Will the Prime Minister admit that the concept of a Quebec nation—the Québécois forming a nation—does not depend on any conditions or tricks or strategies but on what we really are? We would like him to recognize that.

Quebeckers
Oral Questions

2:25 p.m.

Calgary Southwest
Alberta

Conservative

Stephen Harper Prime Minister

Mr. Speaker, we respect the minority position, but if we want to pass a motion on the Quebec reality, we have to accept the whole truth. The reality is that Quebeckers form a nation within a united Canada. Twice the Bloc and Parti Québécois put this question to Quebeckers and twice the people of Quebec gave their answer. They are part of Canada and will continue to be part of Canada.

Government Policies
Oral Questions

November 23rd, 2006 / 2:25 p.m.

NDP

Jack Layton Toronto—Danforth, ON

Mr. Speaker, it is very clear that increasingly working families out there are finding it harder and harder to get by. Now we face a continued lack of investment by the federal government in key areas. The result is we see drug prices going up. We see the costs of sending young people to university and college going up. We see even the cost of putting a roof over people's heads skyrocketing. This of course was the tradition of the former government as well.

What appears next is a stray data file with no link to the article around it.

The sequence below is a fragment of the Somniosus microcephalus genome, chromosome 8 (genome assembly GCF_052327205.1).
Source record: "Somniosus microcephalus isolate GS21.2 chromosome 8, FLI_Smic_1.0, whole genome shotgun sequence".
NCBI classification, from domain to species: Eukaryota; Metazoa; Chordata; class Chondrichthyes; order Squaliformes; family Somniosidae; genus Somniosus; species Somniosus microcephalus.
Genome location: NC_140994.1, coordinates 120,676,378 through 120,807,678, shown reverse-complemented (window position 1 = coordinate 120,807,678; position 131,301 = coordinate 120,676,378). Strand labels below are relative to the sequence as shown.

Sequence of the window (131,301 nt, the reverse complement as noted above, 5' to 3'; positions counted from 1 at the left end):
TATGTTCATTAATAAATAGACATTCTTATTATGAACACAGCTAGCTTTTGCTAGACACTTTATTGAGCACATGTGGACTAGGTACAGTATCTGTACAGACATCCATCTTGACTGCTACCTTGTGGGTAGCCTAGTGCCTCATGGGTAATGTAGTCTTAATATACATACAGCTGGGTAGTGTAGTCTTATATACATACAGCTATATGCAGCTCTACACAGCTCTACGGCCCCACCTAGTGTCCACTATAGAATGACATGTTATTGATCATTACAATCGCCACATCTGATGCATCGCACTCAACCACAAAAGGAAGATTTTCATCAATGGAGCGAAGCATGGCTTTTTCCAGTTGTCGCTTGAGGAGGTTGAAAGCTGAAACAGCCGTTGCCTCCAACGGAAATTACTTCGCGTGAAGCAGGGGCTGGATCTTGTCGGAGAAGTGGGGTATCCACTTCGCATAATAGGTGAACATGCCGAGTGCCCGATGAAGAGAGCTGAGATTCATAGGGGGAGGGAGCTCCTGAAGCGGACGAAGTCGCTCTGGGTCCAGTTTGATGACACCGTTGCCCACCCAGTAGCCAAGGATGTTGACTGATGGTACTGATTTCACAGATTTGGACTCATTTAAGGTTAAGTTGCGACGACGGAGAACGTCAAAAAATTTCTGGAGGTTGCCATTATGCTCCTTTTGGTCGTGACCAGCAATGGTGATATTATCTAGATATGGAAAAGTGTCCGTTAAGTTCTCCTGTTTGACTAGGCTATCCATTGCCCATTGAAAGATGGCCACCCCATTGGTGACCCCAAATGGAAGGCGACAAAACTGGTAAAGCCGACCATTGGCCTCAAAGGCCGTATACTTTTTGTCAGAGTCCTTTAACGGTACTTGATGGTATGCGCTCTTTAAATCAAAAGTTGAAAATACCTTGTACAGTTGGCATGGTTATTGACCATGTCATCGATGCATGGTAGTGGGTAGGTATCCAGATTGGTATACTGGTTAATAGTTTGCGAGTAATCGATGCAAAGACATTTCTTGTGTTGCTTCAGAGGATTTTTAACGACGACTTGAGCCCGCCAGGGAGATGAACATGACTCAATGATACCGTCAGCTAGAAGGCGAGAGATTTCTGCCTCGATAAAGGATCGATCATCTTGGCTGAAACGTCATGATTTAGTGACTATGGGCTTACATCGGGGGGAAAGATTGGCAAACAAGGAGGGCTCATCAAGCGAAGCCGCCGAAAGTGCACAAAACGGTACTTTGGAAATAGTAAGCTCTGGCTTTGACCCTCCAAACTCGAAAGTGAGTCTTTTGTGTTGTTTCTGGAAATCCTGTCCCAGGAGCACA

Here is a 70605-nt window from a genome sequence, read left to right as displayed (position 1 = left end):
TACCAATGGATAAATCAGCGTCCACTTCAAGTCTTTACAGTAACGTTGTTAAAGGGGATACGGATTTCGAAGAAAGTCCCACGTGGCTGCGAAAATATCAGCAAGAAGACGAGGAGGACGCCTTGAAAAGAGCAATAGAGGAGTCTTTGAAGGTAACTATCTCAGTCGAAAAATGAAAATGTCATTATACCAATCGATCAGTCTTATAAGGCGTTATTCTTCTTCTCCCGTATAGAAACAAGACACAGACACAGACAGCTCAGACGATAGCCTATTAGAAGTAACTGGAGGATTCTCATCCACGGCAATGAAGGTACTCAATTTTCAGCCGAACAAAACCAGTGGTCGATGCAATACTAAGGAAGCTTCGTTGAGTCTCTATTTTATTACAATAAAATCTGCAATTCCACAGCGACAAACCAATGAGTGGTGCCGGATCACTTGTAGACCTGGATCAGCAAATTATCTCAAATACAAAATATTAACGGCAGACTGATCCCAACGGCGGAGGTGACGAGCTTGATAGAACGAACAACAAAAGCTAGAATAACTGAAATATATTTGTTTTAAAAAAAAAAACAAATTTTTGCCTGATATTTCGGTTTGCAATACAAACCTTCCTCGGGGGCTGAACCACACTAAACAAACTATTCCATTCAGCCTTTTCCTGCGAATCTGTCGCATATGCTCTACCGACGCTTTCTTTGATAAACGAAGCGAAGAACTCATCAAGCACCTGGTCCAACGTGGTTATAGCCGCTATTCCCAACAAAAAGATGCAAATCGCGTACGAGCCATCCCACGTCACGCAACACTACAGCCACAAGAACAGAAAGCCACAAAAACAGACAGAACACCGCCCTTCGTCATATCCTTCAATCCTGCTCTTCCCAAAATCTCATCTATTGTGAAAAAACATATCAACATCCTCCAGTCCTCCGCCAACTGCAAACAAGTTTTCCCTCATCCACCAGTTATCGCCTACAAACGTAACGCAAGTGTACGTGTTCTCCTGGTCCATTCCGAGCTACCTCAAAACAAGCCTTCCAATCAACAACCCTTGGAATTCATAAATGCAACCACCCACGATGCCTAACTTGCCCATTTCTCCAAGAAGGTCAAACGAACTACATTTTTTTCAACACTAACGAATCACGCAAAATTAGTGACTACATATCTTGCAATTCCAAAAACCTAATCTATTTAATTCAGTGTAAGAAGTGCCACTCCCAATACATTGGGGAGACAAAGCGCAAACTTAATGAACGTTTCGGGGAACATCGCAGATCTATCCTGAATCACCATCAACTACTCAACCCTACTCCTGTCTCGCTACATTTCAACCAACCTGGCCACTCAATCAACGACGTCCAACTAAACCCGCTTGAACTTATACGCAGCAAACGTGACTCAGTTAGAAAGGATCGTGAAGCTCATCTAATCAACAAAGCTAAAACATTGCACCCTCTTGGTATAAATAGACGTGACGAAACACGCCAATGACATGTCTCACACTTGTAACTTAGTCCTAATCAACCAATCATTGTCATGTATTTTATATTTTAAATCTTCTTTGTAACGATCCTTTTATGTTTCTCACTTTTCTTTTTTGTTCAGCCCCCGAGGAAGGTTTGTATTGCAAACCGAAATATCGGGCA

Now the question has got to be, will the Prime Minister address the needs, health care lists that are getting longer, infrastructure that is failing and crumbling, by having a balanced approach and--

Government Policies
Oral Questions

2:25 p.m.

Liberal

The Speaker Peter Milliken

The right hon. the Prime Minister.

Government Policies
Oral Questions

2:25 p.m.

Calgary Southwest
Alberta

Conservative

Stephen Harper Prime Minister

Mr. Speaker, that is why this government has taken many steps to increase the disposable income of Canadians by reducing their taxes, by providing to every working Canadian in this country a tax credit that will grow over the next two years. It is why this government has invested in child care, why it is investing in infrastructure.

I think it is ultimately why the House passed this government's budget with the support ultimately of the NDP.

Government Policies
Oral Questions

2:25 p.m.

NDP

Jack Layton Toronto—Danforth, ON

Mr. Speaker, does the Prime Minister realize that bridges cannot be repaired with tax cuts, or nurses hired or daycare spaces created? The Conservative government is turning its back on the families of ordinary working people.

Why will the Prime Minister not take a balanced approach and invest in programs for the families of working people and their communities?

Government Policies
Oral Questions

2:30 p.m.

Calgary Southwest
Alberta

Conservative

Stephen Harper Prime Minister

Mr. Speaker, once again, the approach taken by this government is a balanced approach. There are tax cuts and investments in important social programs. We have also paid off a lot of debt. This is essential to the development of the country and we pursue these policies because ordinary working people and their families benefit from them.